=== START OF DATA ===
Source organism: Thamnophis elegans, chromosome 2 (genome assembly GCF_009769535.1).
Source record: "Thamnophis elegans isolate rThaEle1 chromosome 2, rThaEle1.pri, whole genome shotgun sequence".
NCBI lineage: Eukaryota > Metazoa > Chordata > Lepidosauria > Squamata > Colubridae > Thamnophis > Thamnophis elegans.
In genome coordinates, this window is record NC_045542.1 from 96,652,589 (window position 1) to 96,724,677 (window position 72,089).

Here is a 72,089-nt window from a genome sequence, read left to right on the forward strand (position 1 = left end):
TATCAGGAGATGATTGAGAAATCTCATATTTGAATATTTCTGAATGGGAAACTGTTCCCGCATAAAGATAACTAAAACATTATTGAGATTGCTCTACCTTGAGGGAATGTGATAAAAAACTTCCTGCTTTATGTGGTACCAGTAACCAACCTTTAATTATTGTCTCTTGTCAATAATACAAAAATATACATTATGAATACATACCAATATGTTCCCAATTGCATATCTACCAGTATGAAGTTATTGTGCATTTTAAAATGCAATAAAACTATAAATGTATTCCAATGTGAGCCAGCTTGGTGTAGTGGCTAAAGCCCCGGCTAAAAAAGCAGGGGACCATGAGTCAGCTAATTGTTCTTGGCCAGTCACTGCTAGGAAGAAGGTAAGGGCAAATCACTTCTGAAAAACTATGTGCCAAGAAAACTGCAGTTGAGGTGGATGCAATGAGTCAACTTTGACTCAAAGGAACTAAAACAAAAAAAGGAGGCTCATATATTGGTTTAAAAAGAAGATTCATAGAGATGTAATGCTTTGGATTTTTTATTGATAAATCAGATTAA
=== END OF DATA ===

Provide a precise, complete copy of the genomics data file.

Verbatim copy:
Source organism: Thamnophis elegans, chromosome 2 (genome assembly GCF_009769535.1).
Source record: "Thamnophis elegans isolate rThaEle1 chromosome 2, rThaEle1.pri, whole genome shotgun sequence".
NCBI lineage: Eukaryota > Metazoa > Chordata > Lepidosauria > Squamata > Colubridae > Thamnophis > Thamnophis elegans.
In genome coordinates, this window is record NC_045542.1 from 96,652,589 (window position 1) to 96,724,677 (window position 72,089).

Here is a 72,089-nt window from a genome sequence, read left to right on the forward strand (position 1 = left end):
TATCAGGAGATGATTGAGAAATCTCATATTTGAATATTTCTGAATGGGAAACTGTTCCCGCATAAAGATAACTAAAACATTATTGAGATTGCTCTACCTTGAGGGAATGTGATAAAAAACTTCCTGCTTTATGTGGTACCAGTAACCAACCTTTAATTATTGTCTCTTGTCAATAATACAAAAATATACATTATGAATACATACCAATATGTTCCCAATTGCATATCTACCAGTATGAAGTTATTGTGCATTTTAAAATGCAATAAAACTATAAATGTATTCCAATGTGAGCCAGCTTGGTGTAGTGGCTAAAGCCCCGGCTAAAAAAGCAGGGGACCATGAGTCAGCTAATTGTTCTTGGCCAGTCACTGCTAGGAAGAAGGTAAGGGCAAATCACTTCTGAAAAACTATGTGCCAAGAAAACTGCAGTTGAGGTGGATGCAATGAGTCAACTTTGACTCAAAGGAACTAAAACAAAAAAAGGAGGCTCATATATTGGTTTAAAAAGAAGATTCATAGAGATGTAATGCTTTGGATTTTTTATTGATAAATCAGATTAA